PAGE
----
It’s so phenomenal that you two work together like this.

            (To anyone who values my opinion, Lori is ALSO awesome like Jay. It might be argued, probably by Jay himself, that she’s maybe a tiny bit more awesome. But you should decide for yourself.)

            Like

          • Jay,
            I read the post about your story. I’m curious if your wife blogs,too?
            If not that’s ok. I’m just curious why she decided to stick it out while you were still deceiving her, and after you started to come clean (or at least when you were telling her about the lies)?
            She obviously had some sort of faith in you and the relationship, but I’m sure she must have needed to create some firm boundaries for herself.
            How did she survive it?
            Did she make any promises or vows to herself as to where the line was?
            I just think that most people would get fed up and believe the person won’t change and leave, or get fed up and believe the person won’t change and stay while accepting a shitty marriage.
            Your part was the changing, how did she make that possible for you?
            Thanks in advance for any response.
            I really enjoyed your post!

            Like

        • YamIhere says:

          This post is about rebuilding trust after sexual betrayal. But at some point, the weight of the thousand and one little betrayals can equal or exceed that, and rebuilding trust is (I think) even more difficult, because it wasn’t ONE category. The lies, cover-ups, broken promises, failures to show spouse/family they’re your priority describe every interaction of the day.

          I’m online and my husband is in his man cave watching reruns of Andy Griffith.
          I forced to him to reverse his diabetes and lose weight 5 years ago but the will to do whatever the f*ck he wants and eat whatever he want wants has landed him in a serious diabetic stupor. AGAIN. It’s not like I haven’t been telling him this was coming for over a year but what the hell, he wanted to eat 3 boxes of Townhouse crackers a week, and argued with me in the store when I didn’t want to put them in the cart!

          I’ve been begging him to learn to cook simple healthy meals for almost 2 decades (he’s been disabled/not working that long while I work full time) because I have a serious health issue that needs healthy non-processed food to improve. He always said “I will, but not today” and of course, it was never today. Now he’s in deep sh*t again and “WE” HAVE TO CHANGE OUR EATING HABITS RIGHT AWAY because of his diabetes. Huh. “We” never had to do a damn thing because of my health.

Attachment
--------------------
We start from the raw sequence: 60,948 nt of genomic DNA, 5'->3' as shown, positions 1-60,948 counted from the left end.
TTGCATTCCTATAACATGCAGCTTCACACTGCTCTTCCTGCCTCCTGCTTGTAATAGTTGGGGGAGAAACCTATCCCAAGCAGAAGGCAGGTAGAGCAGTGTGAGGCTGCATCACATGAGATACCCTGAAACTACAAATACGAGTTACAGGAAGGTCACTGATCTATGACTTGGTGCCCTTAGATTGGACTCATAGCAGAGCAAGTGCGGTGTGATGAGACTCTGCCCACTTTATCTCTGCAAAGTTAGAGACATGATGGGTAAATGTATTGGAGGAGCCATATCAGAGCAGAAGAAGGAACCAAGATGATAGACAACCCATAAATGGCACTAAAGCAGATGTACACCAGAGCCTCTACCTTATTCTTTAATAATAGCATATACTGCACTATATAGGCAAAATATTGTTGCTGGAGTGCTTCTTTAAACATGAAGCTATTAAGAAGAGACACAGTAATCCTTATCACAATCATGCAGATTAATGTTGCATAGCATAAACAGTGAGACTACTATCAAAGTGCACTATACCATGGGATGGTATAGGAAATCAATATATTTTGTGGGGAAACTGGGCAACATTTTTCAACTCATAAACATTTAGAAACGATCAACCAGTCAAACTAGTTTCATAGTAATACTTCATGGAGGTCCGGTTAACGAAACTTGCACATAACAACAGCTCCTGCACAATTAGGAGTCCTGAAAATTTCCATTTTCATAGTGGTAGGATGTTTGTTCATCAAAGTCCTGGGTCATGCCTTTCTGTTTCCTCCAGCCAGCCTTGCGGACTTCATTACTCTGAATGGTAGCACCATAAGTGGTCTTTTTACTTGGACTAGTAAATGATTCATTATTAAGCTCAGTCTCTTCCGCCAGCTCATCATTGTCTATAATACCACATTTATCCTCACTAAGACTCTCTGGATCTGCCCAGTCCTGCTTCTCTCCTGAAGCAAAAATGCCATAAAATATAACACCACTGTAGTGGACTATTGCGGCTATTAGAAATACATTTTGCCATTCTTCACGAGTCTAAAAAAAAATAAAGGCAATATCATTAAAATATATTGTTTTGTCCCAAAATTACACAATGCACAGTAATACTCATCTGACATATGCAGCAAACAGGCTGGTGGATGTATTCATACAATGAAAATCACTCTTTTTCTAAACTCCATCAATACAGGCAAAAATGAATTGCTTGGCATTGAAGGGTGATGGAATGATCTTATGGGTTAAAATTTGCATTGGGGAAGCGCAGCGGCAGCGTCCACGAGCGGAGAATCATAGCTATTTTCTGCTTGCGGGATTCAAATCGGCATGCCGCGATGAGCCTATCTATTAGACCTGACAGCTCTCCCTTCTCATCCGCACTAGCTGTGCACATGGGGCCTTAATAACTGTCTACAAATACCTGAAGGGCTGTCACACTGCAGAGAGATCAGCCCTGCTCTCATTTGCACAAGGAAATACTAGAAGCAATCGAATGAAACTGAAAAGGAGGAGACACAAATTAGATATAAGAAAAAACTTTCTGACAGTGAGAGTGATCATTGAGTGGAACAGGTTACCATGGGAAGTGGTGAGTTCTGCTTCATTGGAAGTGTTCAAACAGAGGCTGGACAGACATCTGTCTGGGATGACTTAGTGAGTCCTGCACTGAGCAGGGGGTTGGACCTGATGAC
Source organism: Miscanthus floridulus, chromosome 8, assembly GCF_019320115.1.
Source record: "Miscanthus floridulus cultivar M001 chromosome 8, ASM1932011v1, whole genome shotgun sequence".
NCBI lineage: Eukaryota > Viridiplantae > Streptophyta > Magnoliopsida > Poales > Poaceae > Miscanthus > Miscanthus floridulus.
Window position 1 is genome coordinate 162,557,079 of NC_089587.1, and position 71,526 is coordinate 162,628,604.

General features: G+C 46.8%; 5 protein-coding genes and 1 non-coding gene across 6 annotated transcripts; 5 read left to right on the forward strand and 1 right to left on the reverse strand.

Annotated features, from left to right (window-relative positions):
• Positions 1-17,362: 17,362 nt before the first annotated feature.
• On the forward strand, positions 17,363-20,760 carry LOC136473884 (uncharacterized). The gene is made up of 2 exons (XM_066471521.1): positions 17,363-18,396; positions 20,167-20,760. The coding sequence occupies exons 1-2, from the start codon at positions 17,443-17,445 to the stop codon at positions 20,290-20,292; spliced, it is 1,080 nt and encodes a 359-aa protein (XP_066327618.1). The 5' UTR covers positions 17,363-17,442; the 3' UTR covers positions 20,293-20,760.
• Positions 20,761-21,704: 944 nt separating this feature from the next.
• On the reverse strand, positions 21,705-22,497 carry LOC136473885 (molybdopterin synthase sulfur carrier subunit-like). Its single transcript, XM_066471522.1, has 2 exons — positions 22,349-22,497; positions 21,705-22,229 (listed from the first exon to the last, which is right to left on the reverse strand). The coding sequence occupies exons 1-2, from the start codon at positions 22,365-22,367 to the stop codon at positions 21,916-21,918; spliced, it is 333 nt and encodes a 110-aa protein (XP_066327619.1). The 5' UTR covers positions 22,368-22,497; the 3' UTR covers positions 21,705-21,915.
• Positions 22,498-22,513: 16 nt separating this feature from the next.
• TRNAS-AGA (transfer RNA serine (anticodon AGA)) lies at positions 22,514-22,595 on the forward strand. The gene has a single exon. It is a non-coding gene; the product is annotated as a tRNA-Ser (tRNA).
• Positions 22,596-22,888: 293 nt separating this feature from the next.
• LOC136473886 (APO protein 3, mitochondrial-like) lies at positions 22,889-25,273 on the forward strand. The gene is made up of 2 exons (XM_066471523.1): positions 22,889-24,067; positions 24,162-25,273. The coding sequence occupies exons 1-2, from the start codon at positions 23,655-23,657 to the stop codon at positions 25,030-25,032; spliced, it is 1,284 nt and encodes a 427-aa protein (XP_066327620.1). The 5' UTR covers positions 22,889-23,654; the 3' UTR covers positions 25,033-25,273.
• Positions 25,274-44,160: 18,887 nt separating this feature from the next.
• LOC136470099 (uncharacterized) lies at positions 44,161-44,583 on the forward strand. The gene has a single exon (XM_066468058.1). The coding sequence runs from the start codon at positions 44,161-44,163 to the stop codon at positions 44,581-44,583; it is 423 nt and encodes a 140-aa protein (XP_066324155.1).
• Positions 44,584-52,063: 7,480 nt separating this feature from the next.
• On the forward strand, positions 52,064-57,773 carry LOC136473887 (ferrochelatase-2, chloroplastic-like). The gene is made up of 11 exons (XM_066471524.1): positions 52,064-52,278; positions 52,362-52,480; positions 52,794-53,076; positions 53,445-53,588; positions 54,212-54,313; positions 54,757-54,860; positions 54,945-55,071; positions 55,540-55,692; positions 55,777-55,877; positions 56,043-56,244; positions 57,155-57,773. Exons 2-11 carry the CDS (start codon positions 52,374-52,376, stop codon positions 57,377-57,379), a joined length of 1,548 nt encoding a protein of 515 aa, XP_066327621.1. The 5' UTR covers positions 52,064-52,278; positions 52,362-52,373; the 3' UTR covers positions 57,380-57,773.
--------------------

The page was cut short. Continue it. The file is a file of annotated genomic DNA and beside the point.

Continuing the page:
So he’s sitting there upset that that I am super pissed, frustrated, very hurt and not at all sympathetic to his plight. Even after he asked to explain it AGAIN it was like Jay said – he’s “sorry,” he’ll change, just get him through this and now let’s be nice to each other and move on.

          It seems guys really don’t get it. This emotional injury is not a sprained ankle that your coach told you to “walk it off.” It’s a serious stab wound to your heart. You’ll need time to heal, and you won’t heal while he keeps sticking the knife in. The last thing a wife wants to hear after the insincere apology is another “I’d bet $1 million dollars he’ll break it” promise. If this is you, dude, shut your mouth, man up, be an adult and do the stuff Jay advises in this post. Action, accountability, attention.

          It really isn’t rocket science.

          Like

  10. This is a topic near and dear to me, having experienced infidelity from both sides.

    Recovering from profound betrayal means that your betrayer must become your healer. Not all betrayers are interested in healing the betrayal, and those who are genuinely willing to do so are unfortunately pretty clueless about how to go about it.

    You covered off the bases nicely, Jay. My only quibble (and it’s a small one) is characterizing these trust-building actions as “steps” – as in, first-you-do-this, check; then-you-do-this, check; and when you’ve gone through your checklist, voila! Relationship healed. In reality, the steps have to be “worked” every day for the rest of your life; they have to become integrated into who we are and how we operate. There is no going back, there will never come a time when you can, for example, stop being transparent and go back to hiding your secrets. Working the steps is not simply about dodging a bullet and getting back in the good graces of your partner, it’s about personal transformation and learning how to be trustworthy in all contexts of the relationship.

    My husband too, quietly helps other young men navigate this stuff, though generally from a proactive stance as opposed to an after-the-fact one. And I’ll be honest, it doesn’t really resonate with these guys, they all think he’s crazy…until a betrayal ruins their relationship and they are desperate to restore it. THEN they come running. Sadly, hardly anybody sees the importance of this stuff until they’re in a crisis situation.

    Anyhoo, good stuff. Not just for marriages troubled by betrayal. Any marriage can benefit from working the trust steps, if we would just listen.

    Liked by 2 people

    • Jay Pyatt says:

      I have to agree with you that these are not steps, but the basics.

      There are things I learned along the way to add to each part of the process. It is not a few simple steps for sure.

      Like I said, very hard work. And it will have to be done consistently.

      Liked by 2 people

  11. […] insights from subject matter experts like my friend Jay Pyatt, who recently guest-posted on how to rebuild trust in a relationship following a betrayal, mostly this place is for me to tell the stories about my failed marriage that I hope some people […]